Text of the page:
Who Says Six Cylinders Aren't Enough?
Nitrous oxide (NO2) can be a finicky power adder for your engine. It is composed of two oxygen molecules for every one nitrogen molecule. This mixture is not a fuel and doesn't produce power by itself, but it gives you the ability to burn more fuel to create more power-think of it as a catalyst. If used improperly, it has the potential to blow engine parts through your truck's hood. However, when used correctly with the sufficient components, nitrous oxide will without a doubt provide the most amount of power for the least amount of money. It can be used on nearly any engine without severely degrading the life of the engine. Generally, nitrous is considered a mod that only gets plumbed into little tuner cars or large V-8s that displace lots of cubic inches and have a quarter mile to go. But with so many guys trading in their V-8s for four and-six-cylinder ORVs, it was time to see what a bottle of NO2 could do to a mild Jeep I-6. We didn't want a kit that would break our bank, nor did we want one without any safety parameters that would stop the nitrous flow if the fuel flow stops. It sounded like a stretch, but after talking to Zex we were confident it could be accomplished with its 4 &-6-Cylinder Nitrous System for EFI engines.
There are various delivery methods to get the nitrous in the engine, but they are mainly distinguished as either a "dry" or "wet" kit. In an EFI-equipped engine, a dry system injects only nitrous into the intake. It then relies upon tricking the factory ECU into dumping more fuel into the engine to mix with added nitrous oxide. Dry systems can only add small amounts of horsepower (around 60 hp) because they utilize stock injectors to dump more fuel. A wet system actually plumbs into your existing fuel lines and not only dumps nitrous oxide into the engine, but also extra fuel (usually combining the two at a single nozzle) just upstream of the throttle body. Much more power can be safely added to an engine with a wet system, but a good rule of thumb is to never add a nitrous shot that produces more than 33 percent of the engine's [pre-nitrous] power. With 100,000 miles on our stock inline 6's fuel injectors and engine sensors, we decided to go with a Zex wet system that would provide a 55 to 75 hp shot of nitrous. We also obtained the Blackout edition of the kit that uses black fuel and nitrous lines, a black control box, and a black nitrous bottle. We figured it made sense to keep the nitrous kit as hidden as possible.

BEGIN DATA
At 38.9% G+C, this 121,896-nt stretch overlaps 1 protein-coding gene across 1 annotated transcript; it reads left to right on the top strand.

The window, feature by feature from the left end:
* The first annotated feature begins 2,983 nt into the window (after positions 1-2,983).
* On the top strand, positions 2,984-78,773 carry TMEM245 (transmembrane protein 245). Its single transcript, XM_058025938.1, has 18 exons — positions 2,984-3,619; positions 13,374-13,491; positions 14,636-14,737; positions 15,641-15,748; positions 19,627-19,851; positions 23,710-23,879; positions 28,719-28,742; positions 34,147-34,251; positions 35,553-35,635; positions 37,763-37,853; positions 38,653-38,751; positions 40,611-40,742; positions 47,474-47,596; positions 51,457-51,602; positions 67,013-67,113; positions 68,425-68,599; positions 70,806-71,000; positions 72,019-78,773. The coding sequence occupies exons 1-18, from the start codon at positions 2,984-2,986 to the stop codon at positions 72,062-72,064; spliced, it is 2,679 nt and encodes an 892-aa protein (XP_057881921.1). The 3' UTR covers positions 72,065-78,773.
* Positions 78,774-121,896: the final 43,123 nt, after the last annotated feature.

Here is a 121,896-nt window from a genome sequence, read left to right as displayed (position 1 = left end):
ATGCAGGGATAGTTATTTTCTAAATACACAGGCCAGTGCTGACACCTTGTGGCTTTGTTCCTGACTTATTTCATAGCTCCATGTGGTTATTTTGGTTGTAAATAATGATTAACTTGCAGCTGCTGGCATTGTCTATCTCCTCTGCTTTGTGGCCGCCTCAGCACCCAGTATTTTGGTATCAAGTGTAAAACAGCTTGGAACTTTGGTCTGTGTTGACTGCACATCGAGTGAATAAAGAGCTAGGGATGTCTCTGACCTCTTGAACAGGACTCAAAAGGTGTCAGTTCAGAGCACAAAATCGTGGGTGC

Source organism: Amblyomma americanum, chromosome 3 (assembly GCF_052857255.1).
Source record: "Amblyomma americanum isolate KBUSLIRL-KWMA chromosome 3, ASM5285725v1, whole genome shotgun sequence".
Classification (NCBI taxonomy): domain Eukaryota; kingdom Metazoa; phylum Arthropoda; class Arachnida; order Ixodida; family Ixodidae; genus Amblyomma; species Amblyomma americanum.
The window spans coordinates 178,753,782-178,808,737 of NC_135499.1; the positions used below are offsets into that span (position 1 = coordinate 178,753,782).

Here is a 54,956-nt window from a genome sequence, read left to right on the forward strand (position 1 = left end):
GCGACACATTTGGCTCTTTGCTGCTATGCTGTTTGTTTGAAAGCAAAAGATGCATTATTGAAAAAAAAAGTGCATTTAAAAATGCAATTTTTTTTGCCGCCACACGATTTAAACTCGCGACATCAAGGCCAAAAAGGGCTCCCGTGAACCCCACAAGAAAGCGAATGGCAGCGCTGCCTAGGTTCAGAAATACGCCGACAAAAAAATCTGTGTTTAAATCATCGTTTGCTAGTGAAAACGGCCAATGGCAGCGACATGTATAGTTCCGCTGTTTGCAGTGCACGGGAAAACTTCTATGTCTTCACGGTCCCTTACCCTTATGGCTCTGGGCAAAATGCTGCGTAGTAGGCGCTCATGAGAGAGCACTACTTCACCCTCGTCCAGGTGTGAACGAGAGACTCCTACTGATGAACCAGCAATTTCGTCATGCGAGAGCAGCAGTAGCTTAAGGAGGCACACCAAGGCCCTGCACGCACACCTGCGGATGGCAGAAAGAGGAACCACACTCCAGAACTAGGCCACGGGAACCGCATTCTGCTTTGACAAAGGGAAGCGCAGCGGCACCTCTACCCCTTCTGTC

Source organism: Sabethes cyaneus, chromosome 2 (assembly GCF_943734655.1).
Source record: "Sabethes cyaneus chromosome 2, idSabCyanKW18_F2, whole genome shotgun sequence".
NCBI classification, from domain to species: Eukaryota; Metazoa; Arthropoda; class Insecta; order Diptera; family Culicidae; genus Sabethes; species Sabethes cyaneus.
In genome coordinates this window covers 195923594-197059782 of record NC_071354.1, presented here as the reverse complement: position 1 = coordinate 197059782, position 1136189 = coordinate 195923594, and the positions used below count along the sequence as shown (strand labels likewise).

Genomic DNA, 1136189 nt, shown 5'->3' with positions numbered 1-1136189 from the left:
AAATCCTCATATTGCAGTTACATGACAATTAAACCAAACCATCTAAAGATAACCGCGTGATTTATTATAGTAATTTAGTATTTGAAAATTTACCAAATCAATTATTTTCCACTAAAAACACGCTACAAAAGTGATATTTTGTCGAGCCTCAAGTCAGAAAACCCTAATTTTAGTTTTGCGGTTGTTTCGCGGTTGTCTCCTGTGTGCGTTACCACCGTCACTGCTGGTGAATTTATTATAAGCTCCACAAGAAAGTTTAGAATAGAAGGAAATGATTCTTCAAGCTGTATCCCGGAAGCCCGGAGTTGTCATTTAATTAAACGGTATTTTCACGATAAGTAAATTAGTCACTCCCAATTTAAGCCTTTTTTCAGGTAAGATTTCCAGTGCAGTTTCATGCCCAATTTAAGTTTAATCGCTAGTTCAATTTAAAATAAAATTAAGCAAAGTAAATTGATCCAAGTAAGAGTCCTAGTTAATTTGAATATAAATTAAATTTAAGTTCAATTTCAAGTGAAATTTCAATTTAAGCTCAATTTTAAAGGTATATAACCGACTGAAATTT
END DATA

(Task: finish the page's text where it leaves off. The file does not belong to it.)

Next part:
The ZEX wet system uses a Nitrous Management Unit which controls the entire nitrous system, has built-in safety systems, and makes for a simple two-hour installation. This pre-assembled unit uses features such as Zex's patented Active Fuel Control to monitor the bottle pressure and regulate the amount of fuel added to the mixture. This ensures that the engine is never run too rich or too lean. The Zex kit also utilizes a simple and intelligent activation method: the Nitrous Management Unit (NMU) learns the voltage curve of the vehicle's throttle position sensor (TPS) and when powered, will activate injection at wide open throttle (WOT). The fuel and NO2 is the fed to the Zex nitrous nozzle where it is mixed and then finely atomized during injection by the nozzle's patent pending Fuel Shear technology. This kit is adjustable between a 55 hp and 75 hp shot of nitrous with the use brass nozzles of varying diameter to limit the amount of nitrous available.